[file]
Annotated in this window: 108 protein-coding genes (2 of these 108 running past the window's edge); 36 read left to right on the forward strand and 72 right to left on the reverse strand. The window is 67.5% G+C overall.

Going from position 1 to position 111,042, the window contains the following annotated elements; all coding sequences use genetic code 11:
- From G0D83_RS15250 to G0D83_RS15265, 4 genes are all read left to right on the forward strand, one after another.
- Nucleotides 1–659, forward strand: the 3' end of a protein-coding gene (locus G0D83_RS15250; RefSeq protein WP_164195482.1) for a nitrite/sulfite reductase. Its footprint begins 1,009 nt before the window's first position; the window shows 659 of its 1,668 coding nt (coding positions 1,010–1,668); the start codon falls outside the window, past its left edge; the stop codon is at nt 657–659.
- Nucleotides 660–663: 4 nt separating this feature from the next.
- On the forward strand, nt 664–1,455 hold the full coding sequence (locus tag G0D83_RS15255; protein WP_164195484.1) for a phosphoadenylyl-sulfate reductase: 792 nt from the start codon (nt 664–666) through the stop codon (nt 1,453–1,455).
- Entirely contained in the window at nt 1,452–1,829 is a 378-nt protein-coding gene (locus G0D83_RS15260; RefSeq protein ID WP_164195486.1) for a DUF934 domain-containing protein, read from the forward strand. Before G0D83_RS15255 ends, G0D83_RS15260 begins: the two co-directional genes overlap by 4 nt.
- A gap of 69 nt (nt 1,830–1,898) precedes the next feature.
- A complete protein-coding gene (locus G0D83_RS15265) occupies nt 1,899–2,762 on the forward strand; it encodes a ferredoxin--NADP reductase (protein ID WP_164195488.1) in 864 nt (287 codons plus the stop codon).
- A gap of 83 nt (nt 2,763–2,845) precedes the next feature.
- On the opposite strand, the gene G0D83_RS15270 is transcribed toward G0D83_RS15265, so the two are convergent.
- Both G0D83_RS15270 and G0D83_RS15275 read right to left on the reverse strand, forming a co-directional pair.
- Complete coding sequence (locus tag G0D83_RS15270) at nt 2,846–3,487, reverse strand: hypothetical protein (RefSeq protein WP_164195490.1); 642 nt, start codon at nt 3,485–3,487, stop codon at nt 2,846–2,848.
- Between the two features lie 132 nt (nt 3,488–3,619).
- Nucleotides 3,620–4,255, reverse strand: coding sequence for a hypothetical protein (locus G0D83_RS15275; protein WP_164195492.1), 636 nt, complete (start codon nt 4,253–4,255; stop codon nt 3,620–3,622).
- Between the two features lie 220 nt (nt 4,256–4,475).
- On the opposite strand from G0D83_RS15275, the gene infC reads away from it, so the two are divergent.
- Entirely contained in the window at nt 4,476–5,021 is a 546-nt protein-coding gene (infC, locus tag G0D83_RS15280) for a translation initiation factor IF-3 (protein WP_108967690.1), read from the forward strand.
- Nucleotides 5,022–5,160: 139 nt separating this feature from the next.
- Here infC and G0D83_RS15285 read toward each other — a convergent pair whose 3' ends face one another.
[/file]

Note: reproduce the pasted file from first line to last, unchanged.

Annotated in this window: 108 protein-coding genes (2 of these 108 running past the window's edge); 36 read left to right on the forward strand and 72 right to left on the reverse strand. The window is 67.5% G+C overall.

Going from position 1 to position 111,042, the window contains the following annotated elements; all coding sequences use genetic code 11:
- From G0D83_RS15250 to G0D83_RS15265, 4 genes are all read left to right on the forward strand, one after another.
- Nucleotides 1–659, forward strand: the 3' end of a protein-coding gene (locus G0D83_RS15250; RefSeq protein WP_164195482.1) for a nitrite/sulfite reductase. Its footprint begins 1,009 nt before the window's first position; the window shows 659 of its 1,668 coding nt (coding positions 1,010–1,668); the start codon falls outside the window, past its left edge; the stop codon is at nt 657–659.
- Nucleotides 660–663: 4 nt separating this feature from the next.
- On the forward strand, nt 664–1,455 hold the full coding sequence (locus tag G0D83_RS15255; protein WP_164195484.1) for a phosphoadenylyl-sulfate reductase: 792 nt from the start codon (nt 664–666) through the stop codon (nt 1,453–1,455).
- Entirely contained in the window at nt 1,452–1,829 is a 378-nt protein-coding gene (locus G0D83_RS15260; RefSeq protein ID WP_164195486.1) for a DUF934 domain-containing protein, read from the forward strand. Before G0D83_RS15255 ends, G0D83_RS15260 begins: the two co-directional genes overlap by 4 nt.
- A gap of 69 nt (nt 1,830–1,898) precedes the next feature.
- A complete protein-coding gene (locus G0D83_RS15265) occupies nt 1,899–2,762 on the forward strand; it encodes a ferredoxin--NADP reductase (protein ID WP_164195488.1) in 864 nt (287 codons plus the stop codon).
- A gap of 83 nt (nt 2,763–2,845) precedes the next feature.
- On the opposite strand, the gene G0D83_RS15270 is transcribed toward G0D83_RS15265, so the two are convergent.
- Both G0D83_RS15270 and G0D83_RS15275 read right to left on the reverse strand, forming a co-directional pair.
- Complete coding sequence (locus tag G0D83_RS15270) at nt 2,846–3,487, reverse strand: hypothetical protein (RefSeq protein WP_164195490.1); 642 nt, start codon at nt 3,485–3,487, stop codon at nt 2,846–2,848.
- Between the two features lie 132 nt (nt 3,488–3,619).
- Nucleotides 3,620–4,255, reverse strand: coding sequence for a hypothetical protein (locus G0D83_RS15275; protein WP_164195492.1), 636 nt, complete (start codon nt 4,253–4,255; stop codon nt 3,620–3,622).
- Between the two features lie 220 nt (nt 4,256–4,475).
- On the opposite strand from G0D83_RS15275, the gene infC reads away from it, so the two are divergent.
- Entirely contained in the window at nt 4,476–5,021 is a 546-nt protein-coding gene (infC, locus tag G0D83_RS15280) for a translation initiation factor IF-3 (protein WP_108967690.1), read from the forward strand.
- Nucleotides 5,022–5,160: 139 nt separating this feature from the next.
- Here infC and G0D83_RS15285 read toward each other — a convergent pair whose 3' ends face one another.